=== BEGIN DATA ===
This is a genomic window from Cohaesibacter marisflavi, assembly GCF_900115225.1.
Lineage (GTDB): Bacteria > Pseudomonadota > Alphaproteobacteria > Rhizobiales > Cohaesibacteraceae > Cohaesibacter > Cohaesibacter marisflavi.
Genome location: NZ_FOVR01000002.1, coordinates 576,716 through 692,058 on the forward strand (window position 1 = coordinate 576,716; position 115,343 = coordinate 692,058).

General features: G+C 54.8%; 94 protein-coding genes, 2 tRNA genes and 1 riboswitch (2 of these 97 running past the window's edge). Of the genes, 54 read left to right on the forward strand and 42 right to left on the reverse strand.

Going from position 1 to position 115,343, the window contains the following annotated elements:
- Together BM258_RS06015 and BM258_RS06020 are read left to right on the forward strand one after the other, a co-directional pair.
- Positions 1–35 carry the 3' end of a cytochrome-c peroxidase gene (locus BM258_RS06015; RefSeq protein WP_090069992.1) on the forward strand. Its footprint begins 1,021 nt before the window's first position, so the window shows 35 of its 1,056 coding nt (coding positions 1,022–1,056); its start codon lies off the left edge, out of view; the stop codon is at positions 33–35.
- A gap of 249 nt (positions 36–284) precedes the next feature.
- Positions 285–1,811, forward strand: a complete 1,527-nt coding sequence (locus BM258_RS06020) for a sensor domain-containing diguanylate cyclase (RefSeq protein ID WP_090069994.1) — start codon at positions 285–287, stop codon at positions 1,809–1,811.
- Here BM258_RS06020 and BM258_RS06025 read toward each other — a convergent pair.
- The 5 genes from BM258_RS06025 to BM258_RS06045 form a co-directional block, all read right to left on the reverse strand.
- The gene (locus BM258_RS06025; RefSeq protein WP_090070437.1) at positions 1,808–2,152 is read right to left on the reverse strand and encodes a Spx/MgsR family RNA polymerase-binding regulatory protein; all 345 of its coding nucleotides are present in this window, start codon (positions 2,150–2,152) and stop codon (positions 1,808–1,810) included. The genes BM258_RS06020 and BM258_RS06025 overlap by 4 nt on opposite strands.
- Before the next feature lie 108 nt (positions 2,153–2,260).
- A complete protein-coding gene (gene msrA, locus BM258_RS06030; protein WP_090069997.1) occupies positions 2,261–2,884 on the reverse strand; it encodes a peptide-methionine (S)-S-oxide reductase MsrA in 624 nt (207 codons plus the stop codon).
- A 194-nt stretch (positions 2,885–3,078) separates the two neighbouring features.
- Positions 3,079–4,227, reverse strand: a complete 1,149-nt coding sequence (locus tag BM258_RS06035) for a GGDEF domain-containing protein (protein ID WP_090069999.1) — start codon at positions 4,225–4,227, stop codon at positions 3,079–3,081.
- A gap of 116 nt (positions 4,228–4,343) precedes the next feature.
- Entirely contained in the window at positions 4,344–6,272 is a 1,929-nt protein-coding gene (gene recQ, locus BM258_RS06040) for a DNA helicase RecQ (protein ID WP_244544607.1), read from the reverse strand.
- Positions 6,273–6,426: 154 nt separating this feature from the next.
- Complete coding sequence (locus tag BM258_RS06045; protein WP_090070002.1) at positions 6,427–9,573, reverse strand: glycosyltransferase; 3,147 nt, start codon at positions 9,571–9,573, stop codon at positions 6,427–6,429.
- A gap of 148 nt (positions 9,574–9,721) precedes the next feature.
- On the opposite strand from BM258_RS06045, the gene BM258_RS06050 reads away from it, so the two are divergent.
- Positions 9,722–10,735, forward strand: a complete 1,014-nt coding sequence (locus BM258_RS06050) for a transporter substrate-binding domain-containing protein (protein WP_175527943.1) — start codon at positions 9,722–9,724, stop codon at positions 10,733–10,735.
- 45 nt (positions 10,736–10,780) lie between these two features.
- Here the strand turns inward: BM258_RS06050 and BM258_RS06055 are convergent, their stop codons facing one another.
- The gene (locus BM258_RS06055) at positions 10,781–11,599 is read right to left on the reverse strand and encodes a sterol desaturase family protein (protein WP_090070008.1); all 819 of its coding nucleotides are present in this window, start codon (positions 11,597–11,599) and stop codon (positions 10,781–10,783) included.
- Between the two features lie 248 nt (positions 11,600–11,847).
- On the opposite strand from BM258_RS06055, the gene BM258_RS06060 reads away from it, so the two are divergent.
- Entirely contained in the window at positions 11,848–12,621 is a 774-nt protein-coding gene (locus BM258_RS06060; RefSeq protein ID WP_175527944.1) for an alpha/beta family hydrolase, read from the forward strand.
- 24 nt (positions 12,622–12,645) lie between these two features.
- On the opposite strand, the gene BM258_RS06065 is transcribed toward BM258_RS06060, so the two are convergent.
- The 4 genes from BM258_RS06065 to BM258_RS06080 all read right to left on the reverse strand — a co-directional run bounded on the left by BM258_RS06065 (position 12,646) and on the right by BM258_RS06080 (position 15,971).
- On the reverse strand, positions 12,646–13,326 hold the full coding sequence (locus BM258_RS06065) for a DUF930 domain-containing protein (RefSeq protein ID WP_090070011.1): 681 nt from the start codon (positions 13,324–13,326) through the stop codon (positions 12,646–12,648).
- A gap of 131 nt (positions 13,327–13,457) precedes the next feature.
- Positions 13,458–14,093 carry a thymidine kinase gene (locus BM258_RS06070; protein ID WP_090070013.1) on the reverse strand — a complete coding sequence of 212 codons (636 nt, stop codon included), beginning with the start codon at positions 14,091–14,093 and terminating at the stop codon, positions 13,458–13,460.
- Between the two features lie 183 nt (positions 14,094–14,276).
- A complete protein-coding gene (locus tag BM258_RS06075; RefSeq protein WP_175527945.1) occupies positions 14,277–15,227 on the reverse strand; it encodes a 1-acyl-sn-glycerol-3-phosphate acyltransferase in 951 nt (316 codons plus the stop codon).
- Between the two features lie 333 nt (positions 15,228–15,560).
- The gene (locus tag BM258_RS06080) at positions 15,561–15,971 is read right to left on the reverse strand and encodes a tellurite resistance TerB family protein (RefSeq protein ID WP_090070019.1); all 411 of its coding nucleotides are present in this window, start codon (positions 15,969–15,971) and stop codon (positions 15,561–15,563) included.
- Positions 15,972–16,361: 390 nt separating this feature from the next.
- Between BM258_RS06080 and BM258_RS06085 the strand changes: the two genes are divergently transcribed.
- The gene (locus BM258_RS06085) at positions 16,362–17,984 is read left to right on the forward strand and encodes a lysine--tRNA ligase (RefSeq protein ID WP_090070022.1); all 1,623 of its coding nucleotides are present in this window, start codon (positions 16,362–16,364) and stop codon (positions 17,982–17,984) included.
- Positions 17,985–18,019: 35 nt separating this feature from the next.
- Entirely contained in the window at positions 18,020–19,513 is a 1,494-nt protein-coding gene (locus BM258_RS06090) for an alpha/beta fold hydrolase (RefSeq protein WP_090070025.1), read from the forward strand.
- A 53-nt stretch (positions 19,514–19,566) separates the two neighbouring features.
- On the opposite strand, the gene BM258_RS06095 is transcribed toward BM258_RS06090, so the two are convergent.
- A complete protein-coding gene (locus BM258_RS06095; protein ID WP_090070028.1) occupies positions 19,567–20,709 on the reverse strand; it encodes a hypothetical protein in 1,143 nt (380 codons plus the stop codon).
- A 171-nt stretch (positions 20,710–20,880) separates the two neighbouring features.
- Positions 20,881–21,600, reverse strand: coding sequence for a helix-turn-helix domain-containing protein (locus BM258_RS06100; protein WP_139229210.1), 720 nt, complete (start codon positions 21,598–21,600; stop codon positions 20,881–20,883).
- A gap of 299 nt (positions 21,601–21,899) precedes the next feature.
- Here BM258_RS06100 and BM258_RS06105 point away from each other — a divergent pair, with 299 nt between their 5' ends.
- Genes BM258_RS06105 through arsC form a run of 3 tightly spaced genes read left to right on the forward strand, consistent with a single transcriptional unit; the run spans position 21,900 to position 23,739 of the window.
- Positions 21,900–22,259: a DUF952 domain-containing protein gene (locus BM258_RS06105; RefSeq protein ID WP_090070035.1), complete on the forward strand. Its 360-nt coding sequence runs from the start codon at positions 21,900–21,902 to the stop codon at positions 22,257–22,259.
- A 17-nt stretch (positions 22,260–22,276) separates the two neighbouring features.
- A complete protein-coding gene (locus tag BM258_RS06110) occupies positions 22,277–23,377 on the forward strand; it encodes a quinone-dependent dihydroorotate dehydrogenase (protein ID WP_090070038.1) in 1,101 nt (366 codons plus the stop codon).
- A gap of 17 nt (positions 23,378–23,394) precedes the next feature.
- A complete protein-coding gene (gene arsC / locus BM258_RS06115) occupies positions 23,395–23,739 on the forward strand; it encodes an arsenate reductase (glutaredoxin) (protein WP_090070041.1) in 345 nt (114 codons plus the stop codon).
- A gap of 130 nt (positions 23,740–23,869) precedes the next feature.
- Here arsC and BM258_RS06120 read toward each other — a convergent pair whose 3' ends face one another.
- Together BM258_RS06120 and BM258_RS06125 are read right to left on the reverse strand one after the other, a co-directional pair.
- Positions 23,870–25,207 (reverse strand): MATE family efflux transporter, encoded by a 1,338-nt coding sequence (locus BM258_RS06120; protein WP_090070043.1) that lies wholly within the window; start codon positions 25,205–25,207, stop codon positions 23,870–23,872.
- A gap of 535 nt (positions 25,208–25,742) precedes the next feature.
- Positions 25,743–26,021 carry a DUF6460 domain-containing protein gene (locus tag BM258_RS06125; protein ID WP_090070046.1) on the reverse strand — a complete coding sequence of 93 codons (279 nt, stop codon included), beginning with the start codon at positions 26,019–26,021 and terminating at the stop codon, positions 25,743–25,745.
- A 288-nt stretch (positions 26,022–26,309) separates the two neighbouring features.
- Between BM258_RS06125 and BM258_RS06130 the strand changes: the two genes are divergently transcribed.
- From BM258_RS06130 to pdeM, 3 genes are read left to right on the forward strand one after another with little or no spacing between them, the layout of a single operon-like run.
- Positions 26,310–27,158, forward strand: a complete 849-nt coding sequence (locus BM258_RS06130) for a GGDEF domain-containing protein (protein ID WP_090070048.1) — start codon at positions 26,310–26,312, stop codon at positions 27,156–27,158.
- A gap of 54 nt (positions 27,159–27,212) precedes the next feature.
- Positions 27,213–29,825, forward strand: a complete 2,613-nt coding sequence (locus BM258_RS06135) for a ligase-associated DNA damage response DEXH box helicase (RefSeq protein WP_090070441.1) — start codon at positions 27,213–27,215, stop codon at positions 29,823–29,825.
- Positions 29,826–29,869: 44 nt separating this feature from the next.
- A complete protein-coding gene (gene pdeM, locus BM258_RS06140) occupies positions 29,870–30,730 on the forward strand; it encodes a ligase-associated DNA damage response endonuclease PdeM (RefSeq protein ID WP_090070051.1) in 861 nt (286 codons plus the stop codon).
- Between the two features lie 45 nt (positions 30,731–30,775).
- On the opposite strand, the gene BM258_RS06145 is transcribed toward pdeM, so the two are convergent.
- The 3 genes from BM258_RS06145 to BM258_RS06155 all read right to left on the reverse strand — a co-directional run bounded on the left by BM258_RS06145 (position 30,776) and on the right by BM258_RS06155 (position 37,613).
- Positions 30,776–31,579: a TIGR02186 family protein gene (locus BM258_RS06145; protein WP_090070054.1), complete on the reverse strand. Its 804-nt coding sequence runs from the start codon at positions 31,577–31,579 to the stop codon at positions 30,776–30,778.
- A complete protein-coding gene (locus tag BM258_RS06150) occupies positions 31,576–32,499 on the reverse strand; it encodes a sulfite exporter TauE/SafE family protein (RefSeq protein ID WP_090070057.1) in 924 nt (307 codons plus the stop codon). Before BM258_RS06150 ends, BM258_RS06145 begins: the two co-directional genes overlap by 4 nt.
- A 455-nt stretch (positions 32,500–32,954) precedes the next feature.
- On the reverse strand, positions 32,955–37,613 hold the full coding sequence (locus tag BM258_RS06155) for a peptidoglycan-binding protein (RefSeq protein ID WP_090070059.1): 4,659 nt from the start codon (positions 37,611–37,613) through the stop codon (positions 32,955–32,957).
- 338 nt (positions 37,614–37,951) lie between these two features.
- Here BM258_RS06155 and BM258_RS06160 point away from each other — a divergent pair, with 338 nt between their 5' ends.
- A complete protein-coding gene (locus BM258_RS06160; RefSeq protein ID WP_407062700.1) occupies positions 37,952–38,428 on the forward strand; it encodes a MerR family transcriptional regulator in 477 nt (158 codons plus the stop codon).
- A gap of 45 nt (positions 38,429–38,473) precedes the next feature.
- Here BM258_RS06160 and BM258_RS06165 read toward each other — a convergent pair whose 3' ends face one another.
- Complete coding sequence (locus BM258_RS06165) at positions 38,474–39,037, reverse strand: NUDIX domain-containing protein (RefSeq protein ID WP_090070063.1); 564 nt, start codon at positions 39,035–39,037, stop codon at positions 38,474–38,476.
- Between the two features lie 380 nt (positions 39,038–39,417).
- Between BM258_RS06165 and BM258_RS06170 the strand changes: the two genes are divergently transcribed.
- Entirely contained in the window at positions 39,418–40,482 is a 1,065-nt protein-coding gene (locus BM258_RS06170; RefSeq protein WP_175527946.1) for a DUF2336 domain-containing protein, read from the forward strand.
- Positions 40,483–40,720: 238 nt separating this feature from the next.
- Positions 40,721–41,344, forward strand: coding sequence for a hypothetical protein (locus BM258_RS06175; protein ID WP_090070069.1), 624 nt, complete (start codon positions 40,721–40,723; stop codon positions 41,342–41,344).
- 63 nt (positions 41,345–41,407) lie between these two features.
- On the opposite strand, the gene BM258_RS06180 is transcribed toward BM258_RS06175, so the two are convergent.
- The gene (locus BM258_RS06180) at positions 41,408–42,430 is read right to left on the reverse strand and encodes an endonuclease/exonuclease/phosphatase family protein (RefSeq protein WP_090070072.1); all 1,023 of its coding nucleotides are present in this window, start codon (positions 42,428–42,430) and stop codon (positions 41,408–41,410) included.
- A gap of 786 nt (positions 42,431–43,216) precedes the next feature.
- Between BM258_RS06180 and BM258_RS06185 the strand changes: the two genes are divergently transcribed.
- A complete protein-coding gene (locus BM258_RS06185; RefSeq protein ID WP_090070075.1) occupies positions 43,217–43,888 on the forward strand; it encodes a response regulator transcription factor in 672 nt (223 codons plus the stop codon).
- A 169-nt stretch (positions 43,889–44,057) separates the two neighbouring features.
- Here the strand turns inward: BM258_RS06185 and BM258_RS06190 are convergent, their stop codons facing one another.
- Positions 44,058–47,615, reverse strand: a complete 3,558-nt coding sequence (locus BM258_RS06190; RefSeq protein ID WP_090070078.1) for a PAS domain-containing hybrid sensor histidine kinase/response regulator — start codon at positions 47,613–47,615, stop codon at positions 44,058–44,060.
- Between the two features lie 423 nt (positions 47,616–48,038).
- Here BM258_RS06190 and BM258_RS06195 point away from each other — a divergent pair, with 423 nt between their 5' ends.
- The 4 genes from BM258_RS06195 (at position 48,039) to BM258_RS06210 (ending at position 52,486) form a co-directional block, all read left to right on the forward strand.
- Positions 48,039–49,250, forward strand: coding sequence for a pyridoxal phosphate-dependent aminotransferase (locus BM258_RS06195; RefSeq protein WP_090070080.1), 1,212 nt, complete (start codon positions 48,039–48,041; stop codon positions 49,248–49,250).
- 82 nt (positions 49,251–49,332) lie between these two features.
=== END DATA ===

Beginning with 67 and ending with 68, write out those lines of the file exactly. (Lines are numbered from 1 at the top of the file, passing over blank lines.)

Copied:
- Positions 26,310–27,158, forward strand: a complete 849-nt coding sequence (locus BM258_RS06130) for a GGDEF domain-containing protein (protein ID WP_090070048.1) — start codon at positions 26,310–26,312, stop codon at positions 27,156–27,158.
- A gap of 54 nt (positions 27,159–27,212) precedes the next feature.